Seventh Circuit Underscores Important Role for Pre-Certification Challenges to Expert Witnesses

19 July 2017 Consumer Class Defense Counsel Blog

In order to certify a class action, it is the plaintiff’s burden to prove that all of the requirements of Rule 23 of the Federal Rules of Civil Procedure are satisfied. In some class actions, plaintiffs cannot proceed without expert testimony that can prove, at a minimum, that issues can be addressed based on common evidence.  In those types of cases, courts cannot take a “wait-and-see” approach to shaky expert opinions.  As the Seventh Circuit had made clear, courts must decide Daubert[1] challenges to “conclusively rule on any challenge to [an] expert’s qualifications or submissions prior to ruling on a class certification motion.”[2]  And in Haley v. Kolbe & Kolbe Millwork, Inc., the lower court was listening.  Its decision, which the Seventh Circuit affirmed in full last week, reminds class action defense counsel of the important role pursuing Daubert challenges can play when opposing class certification.[3]

The Haley Case

The Haley plaintiffs brought a nationwide class action in the Western District of Wisconsin, asserting defects in windows manufactured by Kolbe.  The complaint did not specify what those alleged defects were; the plaintiffs relied entirely on the later issued reports of two proffered expert witnesses to explain their defect theories.

Those reports and theories had holes, however. One expert’s four-part theory incorporated a mistaken assumption that the lack of a factory-applied finish on some windows was Kolbe’s fault.  (In fact, factory-applied finish was optional, and Kolbe instructed customers to finish sashes that were ordered bare.)  The other expert opined that Kolbe’s factory paint was too impermeable and trapped water inside the wood sashes, without comparing the permeability of Kolbe’s paint to any other paint options or industry norms.

Plaintiffs argued that these flaws went only to the “weight,” and not the admissibility of the expert testimony. Recognizing the importance of these opinions to the merits of the named plaintiffs’ claims, as well as to class certification, the district court conducted a rigorous analysis and excluded both experts.  Because the court concluded that without expert testimony, neither the named plaintiffs nor the putative class could establish “defect and causation,” the court granted summary judgment and refused to certify the class—and the plaintiffs waived any argument to the contrary.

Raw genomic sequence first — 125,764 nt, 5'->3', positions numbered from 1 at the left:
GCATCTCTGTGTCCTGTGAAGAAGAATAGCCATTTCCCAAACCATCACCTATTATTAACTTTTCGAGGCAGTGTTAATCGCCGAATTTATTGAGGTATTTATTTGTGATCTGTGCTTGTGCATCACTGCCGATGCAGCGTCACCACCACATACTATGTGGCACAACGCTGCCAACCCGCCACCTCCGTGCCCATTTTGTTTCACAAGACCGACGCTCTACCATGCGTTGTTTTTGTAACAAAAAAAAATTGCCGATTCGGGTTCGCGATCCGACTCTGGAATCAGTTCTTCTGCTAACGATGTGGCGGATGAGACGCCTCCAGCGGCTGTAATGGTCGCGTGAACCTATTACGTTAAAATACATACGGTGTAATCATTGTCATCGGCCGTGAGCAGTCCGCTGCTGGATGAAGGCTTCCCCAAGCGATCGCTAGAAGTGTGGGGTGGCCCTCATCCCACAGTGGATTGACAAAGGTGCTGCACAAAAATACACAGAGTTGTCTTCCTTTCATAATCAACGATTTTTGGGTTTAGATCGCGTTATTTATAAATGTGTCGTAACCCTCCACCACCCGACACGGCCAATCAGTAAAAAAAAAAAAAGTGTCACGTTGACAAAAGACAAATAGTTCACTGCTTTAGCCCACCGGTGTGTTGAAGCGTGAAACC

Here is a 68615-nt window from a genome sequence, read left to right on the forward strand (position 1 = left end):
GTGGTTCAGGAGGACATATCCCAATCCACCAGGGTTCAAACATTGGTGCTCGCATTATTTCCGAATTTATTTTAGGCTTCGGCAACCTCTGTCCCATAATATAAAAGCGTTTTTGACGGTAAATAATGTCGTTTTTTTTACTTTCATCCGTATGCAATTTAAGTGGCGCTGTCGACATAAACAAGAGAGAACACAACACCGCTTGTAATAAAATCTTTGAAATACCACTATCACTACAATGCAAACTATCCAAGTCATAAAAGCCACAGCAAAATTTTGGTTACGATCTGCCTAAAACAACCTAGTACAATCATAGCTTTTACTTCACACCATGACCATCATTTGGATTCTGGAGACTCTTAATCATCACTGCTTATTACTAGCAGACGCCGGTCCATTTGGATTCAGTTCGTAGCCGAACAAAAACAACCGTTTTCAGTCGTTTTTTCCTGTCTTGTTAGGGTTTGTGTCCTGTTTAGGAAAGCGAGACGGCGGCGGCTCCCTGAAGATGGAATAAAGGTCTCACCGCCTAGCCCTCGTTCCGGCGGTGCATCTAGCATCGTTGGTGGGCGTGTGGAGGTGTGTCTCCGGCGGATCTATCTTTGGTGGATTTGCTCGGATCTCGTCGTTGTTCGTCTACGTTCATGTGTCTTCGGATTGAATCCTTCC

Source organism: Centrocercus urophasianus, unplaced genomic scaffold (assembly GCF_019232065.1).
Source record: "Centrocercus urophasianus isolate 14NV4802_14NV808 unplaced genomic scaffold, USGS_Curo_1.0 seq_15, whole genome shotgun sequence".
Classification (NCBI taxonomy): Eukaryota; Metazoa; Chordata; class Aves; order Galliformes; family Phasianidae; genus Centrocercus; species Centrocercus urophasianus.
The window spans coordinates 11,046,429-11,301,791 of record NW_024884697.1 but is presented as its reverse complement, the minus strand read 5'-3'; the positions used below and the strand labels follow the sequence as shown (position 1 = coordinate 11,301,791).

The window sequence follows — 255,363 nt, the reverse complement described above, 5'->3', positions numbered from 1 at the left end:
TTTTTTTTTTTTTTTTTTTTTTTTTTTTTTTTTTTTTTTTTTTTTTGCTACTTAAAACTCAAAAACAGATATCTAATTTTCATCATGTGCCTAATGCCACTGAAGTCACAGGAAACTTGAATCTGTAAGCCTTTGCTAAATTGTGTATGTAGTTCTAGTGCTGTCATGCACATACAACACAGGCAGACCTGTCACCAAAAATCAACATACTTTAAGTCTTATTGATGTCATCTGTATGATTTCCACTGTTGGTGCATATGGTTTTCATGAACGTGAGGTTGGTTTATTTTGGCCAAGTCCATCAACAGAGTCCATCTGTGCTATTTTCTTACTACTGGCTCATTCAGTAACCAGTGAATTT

On July 11, 2017, the Seventh Circuit affirmed the district court in full. While noting at oral argument that the district court’s use of Daubert was “aggressive” when compared to routine cases, the panel’s decision took no issue with the district court’s exclusion of the experts.  It noted that the district court’s evaluation of the experts’ flaws tracked the requirements of Rule 702, and agreed that the Haley plaintiffs’ generic “goes to weight” mantra was not enough.  All other arguments, it concluded, had been waived.

Haley’s Helpful Reminders

The Haley case broke no new legal ground, but it does serve to reinforce a few best practices for class action defense counsel:

  • Don’t be bashful about your Daubert challenges – in class actions, courts must take them seriously. In routine, single-party litigation, many practitioners have the (justifiable) mindset that Daubert challenges are longshots—because it is usually a safer course for the court to allow the expert to testify, and fix things later if the jury is led astray by flawed opinions. In class actions, they may derail the entire case.
  • Consider bringing your Daubert challenges before completing class certification briefing – which means you need to be thinking about Daubert right away. While there may be strategic reasons for waiting in some cases, one should consider filing a Daubert challenge before—or in conjunction with—briefing on class certification. That consideration should drive planning at the initial scheduling conference, where deadlines for expert disclosures and class certification briefing are set.  Make sure you leave enough time to research and depose the plaintiffs’ experts—and raise any Daubert challenges—before class certification briefing is complete.
  • Make the court’s job easier by answering the “how” questions. Daubert motions present time-consuming challenges for courts, and those courts rely on counsel to help them. They don’t need much assistance on the law; courts know how the Rule 702 and Daubert factors work, and they apply them routinely. But no court will grant a Daubert motion unless it understands the experts’ opinions and their basis, and those opinions are often complex and highly technical—as they were in Haley, where the opinions had several parts and sub-parts and the expert reports ran for more than 1,000 pages.  Therefore, Kolbe focused its briefing less on argument and more on explanation of how the experts’ theories work, and how mistakes in their methods and assumptions affected their reliability.  When described with vivid, everyday language rather than scientific jargon, these explanations make it easier for courts to quickly and fully grasp the experts’ theories and their flaws—and thus easier for courts to grant motions to exclude them.

[1] Daubert v. Merrell Dow Pharms., Inc., 509 U.S. 579 (1993).

[2] Am. Honda Motor Co. v. Allen, 600 F.3d 813, 815-16 (7th Cir. 2010).

[3] Foley was counsel to the defendant in this case.

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